Paula Jennings was volunteering at an animal shelter in Everett, Washington, when she heard a litter of kittens would be euthanized. To save them, Jennings, 52, became a "foster parent," taking a short class on kitten care.
Since the recession, more pets than ever have needed temporary or permanent homes. "Shelters in areas hardest hit by the economic downturn are reporting an increase in the number of calls they receive for animals abandoned or left behind in foreclosed homes," says Betsy McFarland of the Humane Society. "Tragically, about half of the 6 million to 8 million animals that go into shelters every year nd up euthanized."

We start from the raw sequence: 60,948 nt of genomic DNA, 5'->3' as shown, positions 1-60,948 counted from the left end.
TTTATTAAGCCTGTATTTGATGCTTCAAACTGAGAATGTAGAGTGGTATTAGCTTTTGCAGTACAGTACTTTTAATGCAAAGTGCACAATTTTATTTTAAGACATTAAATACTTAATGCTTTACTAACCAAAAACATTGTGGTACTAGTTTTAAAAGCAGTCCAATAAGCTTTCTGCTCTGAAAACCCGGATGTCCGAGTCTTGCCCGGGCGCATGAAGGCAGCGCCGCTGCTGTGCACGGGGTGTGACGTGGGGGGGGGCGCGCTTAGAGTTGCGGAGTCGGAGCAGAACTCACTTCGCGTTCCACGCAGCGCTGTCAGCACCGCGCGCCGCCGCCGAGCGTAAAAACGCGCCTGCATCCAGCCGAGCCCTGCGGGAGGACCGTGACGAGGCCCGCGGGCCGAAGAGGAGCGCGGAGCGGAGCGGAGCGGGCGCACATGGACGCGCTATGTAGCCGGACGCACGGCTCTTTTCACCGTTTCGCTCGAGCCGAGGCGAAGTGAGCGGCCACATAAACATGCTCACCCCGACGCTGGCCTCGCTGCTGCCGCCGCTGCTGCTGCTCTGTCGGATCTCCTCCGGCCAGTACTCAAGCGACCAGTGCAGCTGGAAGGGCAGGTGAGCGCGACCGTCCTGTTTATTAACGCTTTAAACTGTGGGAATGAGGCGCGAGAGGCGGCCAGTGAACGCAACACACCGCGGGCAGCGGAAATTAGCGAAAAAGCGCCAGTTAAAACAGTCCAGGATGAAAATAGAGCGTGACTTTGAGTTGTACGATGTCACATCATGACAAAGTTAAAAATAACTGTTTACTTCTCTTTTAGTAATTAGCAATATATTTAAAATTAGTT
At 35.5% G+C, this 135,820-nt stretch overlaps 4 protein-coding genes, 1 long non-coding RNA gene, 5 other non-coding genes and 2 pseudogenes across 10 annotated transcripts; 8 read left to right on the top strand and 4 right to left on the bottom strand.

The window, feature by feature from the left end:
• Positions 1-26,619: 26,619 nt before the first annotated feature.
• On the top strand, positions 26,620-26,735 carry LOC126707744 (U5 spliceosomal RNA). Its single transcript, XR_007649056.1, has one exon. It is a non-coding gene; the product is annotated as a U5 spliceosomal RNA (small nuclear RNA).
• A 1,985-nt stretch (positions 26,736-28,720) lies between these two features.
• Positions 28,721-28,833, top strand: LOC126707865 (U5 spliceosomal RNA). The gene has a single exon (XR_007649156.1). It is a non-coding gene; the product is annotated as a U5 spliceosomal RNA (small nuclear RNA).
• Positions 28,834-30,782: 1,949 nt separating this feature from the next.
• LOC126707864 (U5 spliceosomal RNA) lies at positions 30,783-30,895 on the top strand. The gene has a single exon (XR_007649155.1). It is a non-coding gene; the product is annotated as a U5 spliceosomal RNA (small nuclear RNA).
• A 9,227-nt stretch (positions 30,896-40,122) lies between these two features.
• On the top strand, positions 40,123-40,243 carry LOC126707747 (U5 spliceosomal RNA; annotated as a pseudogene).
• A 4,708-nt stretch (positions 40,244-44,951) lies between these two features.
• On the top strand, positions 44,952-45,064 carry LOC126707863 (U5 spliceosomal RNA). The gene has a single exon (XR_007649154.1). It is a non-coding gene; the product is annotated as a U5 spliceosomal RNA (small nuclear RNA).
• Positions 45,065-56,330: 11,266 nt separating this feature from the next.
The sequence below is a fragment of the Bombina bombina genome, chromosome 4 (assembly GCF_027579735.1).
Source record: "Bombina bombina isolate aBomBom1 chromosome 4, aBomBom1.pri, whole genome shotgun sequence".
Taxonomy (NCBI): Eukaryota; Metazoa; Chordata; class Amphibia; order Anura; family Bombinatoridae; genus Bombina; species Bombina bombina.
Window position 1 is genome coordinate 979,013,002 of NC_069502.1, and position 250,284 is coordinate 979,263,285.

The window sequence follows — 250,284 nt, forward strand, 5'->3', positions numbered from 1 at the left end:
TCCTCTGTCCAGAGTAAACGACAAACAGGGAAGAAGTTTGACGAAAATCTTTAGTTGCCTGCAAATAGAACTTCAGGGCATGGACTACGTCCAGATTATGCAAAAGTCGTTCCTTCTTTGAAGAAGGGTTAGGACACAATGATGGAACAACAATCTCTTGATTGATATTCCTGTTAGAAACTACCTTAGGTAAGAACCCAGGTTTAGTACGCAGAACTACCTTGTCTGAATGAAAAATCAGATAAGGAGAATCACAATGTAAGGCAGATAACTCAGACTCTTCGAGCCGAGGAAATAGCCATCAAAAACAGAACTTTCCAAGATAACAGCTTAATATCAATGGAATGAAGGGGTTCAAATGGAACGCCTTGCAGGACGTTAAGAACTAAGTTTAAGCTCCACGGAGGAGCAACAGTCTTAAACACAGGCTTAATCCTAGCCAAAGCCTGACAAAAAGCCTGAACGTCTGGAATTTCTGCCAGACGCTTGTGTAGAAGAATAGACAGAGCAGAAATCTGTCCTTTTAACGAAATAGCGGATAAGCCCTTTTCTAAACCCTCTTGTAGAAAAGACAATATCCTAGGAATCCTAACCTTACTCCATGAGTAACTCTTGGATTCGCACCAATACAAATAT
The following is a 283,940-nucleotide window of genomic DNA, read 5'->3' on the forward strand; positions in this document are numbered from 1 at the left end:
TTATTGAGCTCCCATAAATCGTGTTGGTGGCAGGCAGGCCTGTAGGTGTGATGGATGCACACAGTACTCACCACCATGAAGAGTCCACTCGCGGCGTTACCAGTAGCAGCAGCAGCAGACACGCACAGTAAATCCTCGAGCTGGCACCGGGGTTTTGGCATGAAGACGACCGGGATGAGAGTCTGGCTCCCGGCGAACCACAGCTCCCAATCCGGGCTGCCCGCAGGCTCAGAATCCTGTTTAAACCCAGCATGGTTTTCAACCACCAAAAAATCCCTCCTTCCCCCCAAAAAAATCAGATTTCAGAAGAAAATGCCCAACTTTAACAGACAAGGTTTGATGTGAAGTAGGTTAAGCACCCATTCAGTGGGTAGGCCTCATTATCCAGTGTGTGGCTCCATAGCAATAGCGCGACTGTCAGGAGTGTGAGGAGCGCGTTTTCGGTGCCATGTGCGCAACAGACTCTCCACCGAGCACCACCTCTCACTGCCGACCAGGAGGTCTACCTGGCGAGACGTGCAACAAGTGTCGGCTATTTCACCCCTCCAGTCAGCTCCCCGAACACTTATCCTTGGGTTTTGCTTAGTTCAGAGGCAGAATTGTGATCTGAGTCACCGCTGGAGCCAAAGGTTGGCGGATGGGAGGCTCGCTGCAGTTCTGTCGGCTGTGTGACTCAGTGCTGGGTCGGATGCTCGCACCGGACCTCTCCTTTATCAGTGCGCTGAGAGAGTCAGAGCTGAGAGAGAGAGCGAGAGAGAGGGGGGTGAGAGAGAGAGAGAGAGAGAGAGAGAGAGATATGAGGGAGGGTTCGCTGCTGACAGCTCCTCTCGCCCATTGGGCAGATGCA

Older foster owners are ideal, since some shelters won't place pets in homes with small children. "Saying good-bye is the hard part," Jennings says now, after caring for 27 animals. "But it's worth the tears because they all got good homes."
To learn more, or to offer help, call your local shelter.
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